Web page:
After outcry, Israeli museum calls off sale of Islamic art

Lawrence Wang, CC BY-SA 2.0 , via Wikimedia Commons

Sheikh Faisal Bin Qassim Al Thani Museum. Image by Lawrence Wang, CC BY-SA 2.0, via Wikimedia Commons

JERUSALEM (AP) — Israel’s premier museum for Islamic art has scrapped the planned auction of scores of rare and precious items after public outcry over the attempted sale, which had been expected to fetch millions of dollars from wealthy private collectors.In a settlement announced Wednesday by the museum, Sotheby’s and the Qatari Al Thani Collection Foundation, the Sotheby’s auction house would return items from the L.A. Mayer Museum for Islamic Art in Jerusalem currently in London back to Israel immediately.

The Al Thani Collection, an art foundation linked to the ruling family of the energy-rich Gulf Arab state of Qatar, “will generously provide an annual sponsorship to the L.A. Mayer Museum for Islamic Art” during a 10-year period, while one of the Islamic Art Museum’s pieces will be given on long-term loan to the Al Thani Collection’s gallery at the Hotel de la Marine in Paris.

Nearly 270 items from the museum’s collection, including several centerpiece objects and prized antique watches, were slated for auction at Sotheby’s in October. News of the sale drew wide public criticism in Israel.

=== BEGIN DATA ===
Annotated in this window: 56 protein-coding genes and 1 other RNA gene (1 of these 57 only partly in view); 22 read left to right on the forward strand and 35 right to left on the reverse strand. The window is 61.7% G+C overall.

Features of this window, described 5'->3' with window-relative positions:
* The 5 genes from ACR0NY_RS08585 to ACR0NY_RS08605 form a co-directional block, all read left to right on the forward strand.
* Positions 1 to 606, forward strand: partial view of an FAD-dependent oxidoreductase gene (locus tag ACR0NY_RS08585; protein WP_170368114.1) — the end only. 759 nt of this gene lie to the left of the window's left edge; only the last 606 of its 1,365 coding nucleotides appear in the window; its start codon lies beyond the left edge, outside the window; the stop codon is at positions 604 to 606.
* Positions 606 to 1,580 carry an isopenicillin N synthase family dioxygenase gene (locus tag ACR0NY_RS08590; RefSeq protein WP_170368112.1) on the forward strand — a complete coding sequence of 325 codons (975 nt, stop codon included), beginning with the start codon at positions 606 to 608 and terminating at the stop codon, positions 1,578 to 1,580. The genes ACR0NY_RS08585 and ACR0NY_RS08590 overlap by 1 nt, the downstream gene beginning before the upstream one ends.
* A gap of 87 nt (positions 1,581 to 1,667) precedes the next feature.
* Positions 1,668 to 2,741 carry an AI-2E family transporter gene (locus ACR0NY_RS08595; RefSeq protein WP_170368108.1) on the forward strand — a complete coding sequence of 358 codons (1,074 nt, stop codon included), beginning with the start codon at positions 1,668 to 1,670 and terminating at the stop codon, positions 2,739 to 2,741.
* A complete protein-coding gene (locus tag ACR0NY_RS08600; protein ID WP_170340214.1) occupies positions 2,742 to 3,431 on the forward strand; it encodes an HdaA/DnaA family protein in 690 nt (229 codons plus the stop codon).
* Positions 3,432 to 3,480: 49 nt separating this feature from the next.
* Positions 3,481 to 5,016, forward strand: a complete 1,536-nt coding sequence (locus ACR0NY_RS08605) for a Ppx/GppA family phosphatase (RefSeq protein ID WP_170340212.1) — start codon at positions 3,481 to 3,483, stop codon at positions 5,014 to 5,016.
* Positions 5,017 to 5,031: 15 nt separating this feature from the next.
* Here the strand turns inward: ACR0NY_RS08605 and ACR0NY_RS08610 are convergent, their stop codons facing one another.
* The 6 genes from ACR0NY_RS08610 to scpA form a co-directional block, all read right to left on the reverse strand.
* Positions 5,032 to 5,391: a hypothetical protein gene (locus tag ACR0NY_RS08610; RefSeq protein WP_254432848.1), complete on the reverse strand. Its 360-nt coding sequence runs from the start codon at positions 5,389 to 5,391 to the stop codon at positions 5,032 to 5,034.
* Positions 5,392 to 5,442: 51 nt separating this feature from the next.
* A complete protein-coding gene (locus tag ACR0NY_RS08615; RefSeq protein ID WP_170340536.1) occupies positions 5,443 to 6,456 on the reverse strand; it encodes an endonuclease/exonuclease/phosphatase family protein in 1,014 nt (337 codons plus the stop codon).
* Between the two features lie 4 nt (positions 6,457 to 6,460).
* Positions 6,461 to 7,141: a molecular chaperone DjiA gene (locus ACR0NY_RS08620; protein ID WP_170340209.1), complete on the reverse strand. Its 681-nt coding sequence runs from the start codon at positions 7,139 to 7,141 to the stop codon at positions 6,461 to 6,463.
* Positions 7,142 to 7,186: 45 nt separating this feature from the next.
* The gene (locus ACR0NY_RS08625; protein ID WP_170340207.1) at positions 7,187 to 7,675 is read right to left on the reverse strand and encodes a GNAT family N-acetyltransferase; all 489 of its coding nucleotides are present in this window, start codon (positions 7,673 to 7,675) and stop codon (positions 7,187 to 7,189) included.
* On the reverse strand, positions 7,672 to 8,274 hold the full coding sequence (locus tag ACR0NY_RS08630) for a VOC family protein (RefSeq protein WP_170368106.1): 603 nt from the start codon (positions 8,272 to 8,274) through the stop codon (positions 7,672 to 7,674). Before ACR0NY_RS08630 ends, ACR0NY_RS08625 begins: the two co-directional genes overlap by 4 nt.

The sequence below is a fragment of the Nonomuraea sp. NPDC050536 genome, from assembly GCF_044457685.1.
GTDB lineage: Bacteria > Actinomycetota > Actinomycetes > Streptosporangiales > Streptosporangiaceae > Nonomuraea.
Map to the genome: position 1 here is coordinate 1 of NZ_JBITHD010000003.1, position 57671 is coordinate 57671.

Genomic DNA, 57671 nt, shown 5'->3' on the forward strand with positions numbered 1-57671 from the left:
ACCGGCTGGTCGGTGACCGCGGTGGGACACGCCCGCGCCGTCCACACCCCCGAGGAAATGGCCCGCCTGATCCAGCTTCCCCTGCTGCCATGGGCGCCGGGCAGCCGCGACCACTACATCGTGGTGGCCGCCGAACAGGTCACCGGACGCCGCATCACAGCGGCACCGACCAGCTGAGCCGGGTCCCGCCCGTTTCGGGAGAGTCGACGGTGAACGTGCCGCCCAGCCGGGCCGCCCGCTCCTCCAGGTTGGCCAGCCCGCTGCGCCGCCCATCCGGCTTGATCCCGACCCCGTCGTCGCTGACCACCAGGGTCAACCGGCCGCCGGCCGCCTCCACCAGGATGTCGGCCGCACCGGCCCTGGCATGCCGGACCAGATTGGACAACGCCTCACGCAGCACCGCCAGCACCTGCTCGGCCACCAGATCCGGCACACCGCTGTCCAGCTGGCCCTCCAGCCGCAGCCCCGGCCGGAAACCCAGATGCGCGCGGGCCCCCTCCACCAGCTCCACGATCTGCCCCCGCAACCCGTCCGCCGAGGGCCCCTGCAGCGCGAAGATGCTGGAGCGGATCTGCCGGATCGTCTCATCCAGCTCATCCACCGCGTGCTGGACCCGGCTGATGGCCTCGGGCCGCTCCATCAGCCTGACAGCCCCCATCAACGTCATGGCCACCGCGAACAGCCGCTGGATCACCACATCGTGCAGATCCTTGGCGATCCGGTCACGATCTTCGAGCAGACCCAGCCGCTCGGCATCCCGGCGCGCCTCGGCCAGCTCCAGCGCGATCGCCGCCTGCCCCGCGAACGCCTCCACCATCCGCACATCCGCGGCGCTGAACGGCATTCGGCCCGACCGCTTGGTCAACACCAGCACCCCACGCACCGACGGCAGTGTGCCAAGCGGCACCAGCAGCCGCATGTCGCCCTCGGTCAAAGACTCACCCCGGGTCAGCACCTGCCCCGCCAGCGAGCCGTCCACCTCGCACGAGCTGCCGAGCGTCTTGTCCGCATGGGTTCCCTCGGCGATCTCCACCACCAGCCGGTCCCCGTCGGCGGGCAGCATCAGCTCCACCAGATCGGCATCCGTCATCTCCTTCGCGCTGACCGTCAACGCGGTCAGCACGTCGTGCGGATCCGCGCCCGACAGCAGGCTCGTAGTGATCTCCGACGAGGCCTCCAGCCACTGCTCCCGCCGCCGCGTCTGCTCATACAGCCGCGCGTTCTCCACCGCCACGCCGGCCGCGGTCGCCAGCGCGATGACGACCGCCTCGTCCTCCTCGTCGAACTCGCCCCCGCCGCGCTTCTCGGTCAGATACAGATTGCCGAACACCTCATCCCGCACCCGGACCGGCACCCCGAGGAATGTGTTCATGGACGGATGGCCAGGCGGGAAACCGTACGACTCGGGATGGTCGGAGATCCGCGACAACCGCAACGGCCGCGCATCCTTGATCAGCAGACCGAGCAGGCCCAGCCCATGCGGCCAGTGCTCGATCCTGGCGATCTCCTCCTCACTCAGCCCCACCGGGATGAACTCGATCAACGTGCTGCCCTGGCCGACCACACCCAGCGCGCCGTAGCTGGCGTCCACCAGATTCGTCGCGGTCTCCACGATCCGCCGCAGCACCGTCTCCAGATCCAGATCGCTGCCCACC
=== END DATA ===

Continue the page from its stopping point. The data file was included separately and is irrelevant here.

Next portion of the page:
The Hermann de Stern Foundation, a Liechtenstein-based trust that funds the bulk of the museum’s budget, said the sale was aimed at covering the cost of maintaining the institution.

Israel and Qatar do not have formal diplomatic relations, but back-channel contacts exist to facilitate Qatar’s transfer of hundreds of millions of dollars in funds to the Hamas-ruled Gaza Strip. Sotheby’s said in a statement that it had facilitated the cooperation between the Islamic Art Museum and the Al Thani Collection.



Associated Press

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